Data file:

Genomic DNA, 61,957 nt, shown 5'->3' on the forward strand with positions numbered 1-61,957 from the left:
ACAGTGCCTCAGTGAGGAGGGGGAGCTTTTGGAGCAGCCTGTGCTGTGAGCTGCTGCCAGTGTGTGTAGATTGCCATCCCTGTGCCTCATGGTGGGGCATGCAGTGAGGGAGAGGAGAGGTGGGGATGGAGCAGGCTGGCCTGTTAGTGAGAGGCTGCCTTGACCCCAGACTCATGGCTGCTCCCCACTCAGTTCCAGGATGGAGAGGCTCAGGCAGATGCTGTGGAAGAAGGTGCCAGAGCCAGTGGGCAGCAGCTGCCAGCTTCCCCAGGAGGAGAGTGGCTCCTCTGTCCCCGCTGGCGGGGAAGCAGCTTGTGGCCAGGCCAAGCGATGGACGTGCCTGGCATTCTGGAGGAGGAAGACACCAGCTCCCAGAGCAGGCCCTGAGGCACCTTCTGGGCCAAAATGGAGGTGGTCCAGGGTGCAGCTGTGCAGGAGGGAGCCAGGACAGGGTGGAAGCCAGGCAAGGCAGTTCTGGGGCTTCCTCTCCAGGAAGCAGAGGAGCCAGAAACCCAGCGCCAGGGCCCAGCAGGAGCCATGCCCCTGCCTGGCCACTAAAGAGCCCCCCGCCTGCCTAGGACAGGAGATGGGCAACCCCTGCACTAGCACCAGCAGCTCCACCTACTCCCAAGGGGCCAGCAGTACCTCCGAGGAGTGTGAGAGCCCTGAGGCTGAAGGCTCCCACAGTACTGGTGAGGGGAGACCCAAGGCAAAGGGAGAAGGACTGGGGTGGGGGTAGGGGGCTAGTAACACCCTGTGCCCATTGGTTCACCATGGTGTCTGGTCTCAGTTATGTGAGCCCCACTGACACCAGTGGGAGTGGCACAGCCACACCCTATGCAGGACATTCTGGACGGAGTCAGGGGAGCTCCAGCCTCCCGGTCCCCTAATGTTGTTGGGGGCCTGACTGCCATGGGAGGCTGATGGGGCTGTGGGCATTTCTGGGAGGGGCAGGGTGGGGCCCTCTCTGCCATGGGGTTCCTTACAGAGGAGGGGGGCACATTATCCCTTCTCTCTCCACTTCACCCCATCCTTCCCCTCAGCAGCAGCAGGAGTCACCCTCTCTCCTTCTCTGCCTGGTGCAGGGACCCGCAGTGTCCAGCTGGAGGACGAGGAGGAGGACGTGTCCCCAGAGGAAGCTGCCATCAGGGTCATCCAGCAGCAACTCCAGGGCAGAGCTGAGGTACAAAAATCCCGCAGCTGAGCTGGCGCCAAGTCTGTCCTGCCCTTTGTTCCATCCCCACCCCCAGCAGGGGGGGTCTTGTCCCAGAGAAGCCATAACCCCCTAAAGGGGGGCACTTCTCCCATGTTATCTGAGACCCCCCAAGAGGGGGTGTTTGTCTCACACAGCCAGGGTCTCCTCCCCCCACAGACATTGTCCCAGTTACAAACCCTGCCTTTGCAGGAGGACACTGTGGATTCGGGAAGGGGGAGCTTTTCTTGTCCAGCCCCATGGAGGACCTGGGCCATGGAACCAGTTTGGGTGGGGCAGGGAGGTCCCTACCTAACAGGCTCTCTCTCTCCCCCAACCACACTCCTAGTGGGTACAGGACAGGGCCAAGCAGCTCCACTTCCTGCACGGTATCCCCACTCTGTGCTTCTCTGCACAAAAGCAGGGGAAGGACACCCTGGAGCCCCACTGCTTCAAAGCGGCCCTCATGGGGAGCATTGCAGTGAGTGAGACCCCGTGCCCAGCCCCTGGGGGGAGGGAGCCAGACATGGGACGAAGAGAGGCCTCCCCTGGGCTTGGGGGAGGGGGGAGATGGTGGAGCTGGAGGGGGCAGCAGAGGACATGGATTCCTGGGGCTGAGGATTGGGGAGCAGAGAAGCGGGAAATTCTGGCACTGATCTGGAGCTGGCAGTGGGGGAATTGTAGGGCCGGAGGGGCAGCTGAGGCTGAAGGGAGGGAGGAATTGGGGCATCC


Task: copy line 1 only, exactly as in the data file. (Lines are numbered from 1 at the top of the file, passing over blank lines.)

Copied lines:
Genomic DNA, 61,957 nt, shown 5'->3' on the forward strand with positions numbered 1-61,957 from the left: